Monday, March 19, 2018


    Mainstream music fans might only know of Buck Owens through The Beatles and “Act Naturally.” The song was a big country chart hit for Buck, but brought in mammoth bucks when Ringo Starr covered it.  Ringo’s early solo album “Beaucoups of Blues” surprised many fans by focusing mostly on his love of country. Meanwhile, country artists tried to find ways to cross over and make some money without alienating their hardcore fans.

    Buck probably didn’t make many bucks when he decided to do an album featuring a variety of contemporary rock hits. (Only Glen Campbell seemed to find the right formula, covering Jimmy Webb). Even if it had his fans scratching their heads and the back of their overalls, Owens put his unique Bakersfield country spin on “I am a Rock,” "Homeward Bound," and the title S&G track, “Bridge Over Troubled Water.”

     On the "Bridge Over Troubled Water" album Buck also covered one of Dylan’s best ballads, even if it had a lot of typical Bob wordplay and confusing images ("My love laughs like the flowers, valentines can't buy her.")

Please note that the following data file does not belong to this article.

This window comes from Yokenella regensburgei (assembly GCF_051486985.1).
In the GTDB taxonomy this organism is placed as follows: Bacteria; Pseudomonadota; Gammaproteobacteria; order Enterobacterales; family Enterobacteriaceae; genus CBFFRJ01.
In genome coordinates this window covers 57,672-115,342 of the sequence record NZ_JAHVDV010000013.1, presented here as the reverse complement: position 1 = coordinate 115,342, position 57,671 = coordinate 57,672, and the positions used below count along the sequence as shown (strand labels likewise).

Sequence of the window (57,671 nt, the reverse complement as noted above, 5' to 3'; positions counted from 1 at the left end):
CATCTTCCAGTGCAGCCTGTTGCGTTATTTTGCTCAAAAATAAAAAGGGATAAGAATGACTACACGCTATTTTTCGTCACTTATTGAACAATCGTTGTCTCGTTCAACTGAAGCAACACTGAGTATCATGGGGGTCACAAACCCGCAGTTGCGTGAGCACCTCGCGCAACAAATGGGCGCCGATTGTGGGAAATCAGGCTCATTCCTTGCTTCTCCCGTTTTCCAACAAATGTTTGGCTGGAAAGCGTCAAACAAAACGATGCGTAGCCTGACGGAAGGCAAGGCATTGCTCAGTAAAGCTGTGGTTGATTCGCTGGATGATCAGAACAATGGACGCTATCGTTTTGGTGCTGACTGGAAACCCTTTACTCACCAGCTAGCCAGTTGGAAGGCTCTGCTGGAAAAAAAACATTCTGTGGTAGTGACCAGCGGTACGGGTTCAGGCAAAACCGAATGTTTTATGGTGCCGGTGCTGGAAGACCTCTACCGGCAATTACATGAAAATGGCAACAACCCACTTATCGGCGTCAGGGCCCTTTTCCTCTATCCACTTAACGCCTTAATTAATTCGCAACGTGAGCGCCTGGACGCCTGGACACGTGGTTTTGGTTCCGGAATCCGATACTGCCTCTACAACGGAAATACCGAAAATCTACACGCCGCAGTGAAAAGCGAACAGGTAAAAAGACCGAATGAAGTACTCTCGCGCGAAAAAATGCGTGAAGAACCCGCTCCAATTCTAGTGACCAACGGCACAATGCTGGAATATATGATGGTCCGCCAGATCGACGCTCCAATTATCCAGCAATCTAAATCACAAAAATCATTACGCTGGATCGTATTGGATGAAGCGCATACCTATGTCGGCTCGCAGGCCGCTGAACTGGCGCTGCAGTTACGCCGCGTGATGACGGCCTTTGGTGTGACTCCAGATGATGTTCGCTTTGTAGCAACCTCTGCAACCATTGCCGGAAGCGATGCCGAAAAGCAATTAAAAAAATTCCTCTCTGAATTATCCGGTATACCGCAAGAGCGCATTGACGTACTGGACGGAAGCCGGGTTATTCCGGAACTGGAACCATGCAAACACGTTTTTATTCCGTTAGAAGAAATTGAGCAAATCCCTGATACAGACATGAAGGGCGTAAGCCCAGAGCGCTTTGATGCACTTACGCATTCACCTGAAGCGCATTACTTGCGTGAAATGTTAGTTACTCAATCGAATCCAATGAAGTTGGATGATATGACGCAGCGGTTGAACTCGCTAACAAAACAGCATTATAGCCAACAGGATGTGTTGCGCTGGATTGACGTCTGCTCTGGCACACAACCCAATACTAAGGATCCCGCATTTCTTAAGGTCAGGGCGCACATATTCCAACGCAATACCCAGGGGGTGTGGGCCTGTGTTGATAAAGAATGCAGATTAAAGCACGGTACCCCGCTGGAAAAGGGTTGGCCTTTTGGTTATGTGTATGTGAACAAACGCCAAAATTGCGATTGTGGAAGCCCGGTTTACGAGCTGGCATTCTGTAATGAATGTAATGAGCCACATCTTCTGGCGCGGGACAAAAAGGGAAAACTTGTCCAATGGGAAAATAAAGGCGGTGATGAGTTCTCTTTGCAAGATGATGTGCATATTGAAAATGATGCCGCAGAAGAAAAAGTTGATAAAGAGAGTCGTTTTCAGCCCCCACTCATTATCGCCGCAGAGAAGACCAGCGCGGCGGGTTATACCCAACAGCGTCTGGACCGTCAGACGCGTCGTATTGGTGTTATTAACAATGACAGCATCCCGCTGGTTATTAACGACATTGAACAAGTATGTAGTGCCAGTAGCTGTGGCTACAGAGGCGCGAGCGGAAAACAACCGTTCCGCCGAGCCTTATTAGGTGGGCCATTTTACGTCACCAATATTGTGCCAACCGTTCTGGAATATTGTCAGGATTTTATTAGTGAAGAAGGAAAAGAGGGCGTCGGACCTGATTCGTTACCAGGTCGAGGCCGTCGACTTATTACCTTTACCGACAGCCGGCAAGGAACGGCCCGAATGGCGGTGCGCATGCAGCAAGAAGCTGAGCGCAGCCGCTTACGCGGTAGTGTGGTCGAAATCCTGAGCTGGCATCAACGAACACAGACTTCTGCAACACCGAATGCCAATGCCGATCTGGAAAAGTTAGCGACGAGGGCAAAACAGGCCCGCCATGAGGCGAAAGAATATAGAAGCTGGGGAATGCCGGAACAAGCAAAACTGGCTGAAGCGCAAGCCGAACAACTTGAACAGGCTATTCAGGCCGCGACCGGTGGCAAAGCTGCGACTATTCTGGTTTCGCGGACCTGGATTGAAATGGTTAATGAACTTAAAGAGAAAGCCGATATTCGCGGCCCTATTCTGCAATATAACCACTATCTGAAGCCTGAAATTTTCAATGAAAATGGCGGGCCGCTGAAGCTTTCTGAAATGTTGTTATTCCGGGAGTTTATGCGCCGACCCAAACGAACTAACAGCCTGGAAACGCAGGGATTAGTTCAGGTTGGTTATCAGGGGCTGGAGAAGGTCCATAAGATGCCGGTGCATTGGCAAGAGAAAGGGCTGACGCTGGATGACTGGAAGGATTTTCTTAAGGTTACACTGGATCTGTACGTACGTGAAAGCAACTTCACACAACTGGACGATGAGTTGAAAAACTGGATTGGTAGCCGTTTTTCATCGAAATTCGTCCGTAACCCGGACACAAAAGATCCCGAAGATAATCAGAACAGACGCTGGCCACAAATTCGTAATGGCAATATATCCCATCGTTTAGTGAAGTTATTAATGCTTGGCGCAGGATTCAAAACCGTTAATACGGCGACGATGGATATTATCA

When people do cover versions, especially back then, sometimes the lyric sheet gets something wrong, or the artist does. A classic example is Richard Harris who kept singing "MacArthur's Park" when it was "MacArthur Park." Here, Buck seems to veer now and then. 

       Is that “without ideals of violence” instead of “without ideals or violence?”
Is that “my love laughs like a flower” not “my love she laughs like the flowers?”
Is he “in a cell” with other horsemen and not “in ceremonies of the horsemen?”
Owens could have really altered a few lines, which may have made his good ol’ boys happier. How about: “My love she’s like a raven at my window with a broken wing…sorry I accidentally shot her when I was hunting.”

No it again and again. Listen on line. No passwords, wait time or Paypal tip jar greed

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